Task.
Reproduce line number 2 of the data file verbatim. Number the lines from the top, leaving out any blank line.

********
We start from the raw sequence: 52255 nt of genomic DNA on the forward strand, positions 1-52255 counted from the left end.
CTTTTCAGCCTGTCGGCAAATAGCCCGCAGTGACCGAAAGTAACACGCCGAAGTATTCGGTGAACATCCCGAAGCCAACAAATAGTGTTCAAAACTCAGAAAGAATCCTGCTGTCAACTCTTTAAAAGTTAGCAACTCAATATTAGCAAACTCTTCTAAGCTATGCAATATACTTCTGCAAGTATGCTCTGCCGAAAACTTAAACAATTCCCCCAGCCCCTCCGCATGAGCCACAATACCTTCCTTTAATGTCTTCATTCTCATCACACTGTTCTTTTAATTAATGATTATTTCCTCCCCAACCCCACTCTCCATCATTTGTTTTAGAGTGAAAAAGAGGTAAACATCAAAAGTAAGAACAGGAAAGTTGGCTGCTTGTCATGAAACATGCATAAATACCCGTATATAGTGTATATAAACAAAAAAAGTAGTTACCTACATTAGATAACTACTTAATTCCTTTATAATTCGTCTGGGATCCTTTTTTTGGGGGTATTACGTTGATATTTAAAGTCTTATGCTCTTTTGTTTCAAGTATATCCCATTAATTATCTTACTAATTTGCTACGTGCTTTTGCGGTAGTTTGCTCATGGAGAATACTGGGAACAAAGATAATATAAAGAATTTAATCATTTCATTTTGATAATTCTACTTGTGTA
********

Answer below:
CTTTTCAGCCTGTCGGCAAATAGCCCGCAGTGACCGAAAGTAACACGCCGAAGTATTCGGTGAACATCCCGAAGCCAACAAATAGTGTTCAAAACTCAGAAAGAATCCTGCTGTCAACTCTTTAAAAGTTAGCAACTCAATATTAGCAAACTCTTCTAAGCTATGCAATATACTTCTGCAAGTATGCTCTGCCGAAAACTTAAACAATTCCCCCAGCCCCTCCGCATGAGCCACAATACCTTCCTTTAATGTCTTCATTCTCATCACACTGTTCTTTTAATTAATGATTATTTCCTCCCCAACCCCACTCTCCATCATTTGTTTTAGAGTGAAAAAGAGGTAAACATCAAAAGTAAGAACAGGAAAGTTGGCTGCTTGTCATGAAACATGCATAAATACCCGTATATAGTGTATATAAACAAAAAAAGTAGTTACCTACATTAGATAACTACTTAATTCCTTTATAATTCGTCTGGGATCCTTTTTTTGGGGGTATTACGTTGATATTTAAAGTCTTATGCTCTTTTGTTTCAAGTATATCCCATTAATTATCTTACTAATTTGCTACGTGCTTTTGCGGTAGTTTGCTCATGGAGAATACTGGGAACAAAGATAATATAAAGAATTTAATCATTTCATTTTGATAATTCTACTTGTGTA